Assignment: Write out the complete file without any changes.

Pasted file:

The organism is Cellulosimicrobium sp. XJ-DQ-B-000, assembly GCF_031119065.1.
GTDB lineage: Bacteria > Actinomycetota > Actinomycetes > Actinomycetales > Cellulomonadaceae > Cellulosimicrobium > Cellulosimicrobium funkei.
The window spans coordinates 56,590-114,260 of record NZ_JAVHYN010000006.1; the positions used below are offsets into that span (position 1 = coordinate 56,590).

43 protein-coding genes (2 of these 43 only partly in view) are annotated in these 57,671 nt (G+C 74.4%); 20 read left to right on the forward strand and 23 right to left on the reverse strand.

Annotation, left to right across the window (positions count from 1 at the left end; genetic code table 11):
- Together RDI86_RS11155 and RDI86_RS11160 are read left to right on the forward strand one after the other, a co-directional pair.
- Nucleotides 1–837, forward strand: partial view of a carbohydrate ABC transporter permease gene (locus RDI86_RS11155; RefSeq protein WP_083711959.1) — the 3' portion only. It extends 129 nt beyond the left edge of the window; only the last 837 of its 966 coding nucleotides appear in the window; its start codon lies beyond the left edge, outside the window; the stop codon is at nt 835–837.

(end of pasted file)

The organism is Cellulosimicrobium sp. XJ-DQ-B-000, assembly GCF_031119065.1.
GTDB lineage: Bacteria > Actinomycetota > Actinomycetes > Actinomycetales > Cellulomonadaceae > Cellulosimicrobium > Cellulosimicrobium funkei.
The window spans coordinates 56,590-114,260 of record NZ_JAVHYN010000006.1; the positions used below are offsets into that span (position 1 = coordinate 56,590).

43 protein-coding genes (2 of these 43 only partly in view) are annotated in these 57,671 nt (G+C 74.4%); 20 read left to right on the forward strand and 23 right to left on the reverse strand.

Annotation, left to right across the window (positions count from 1 at the left end; genetic code table 11):
- Together RDI86_RS11155 and RDI86_RS11160 are read left to right on the forward strand one after the other, a co-directional pair.
- Nucleotides 1–837, forward strand: partial view of a carbohydrate ABC transporter permease gene (locus RDI86_RS11155; RefSeq protein WP_083711959.1) — the 3' portion only. It extends 129 nt beyond the left edge of the window; only the last 837 of its 966 coding nucleotides appear in the window; its start codon lies beyond the left edge, outside the window; the stop codon is at nt 835–837.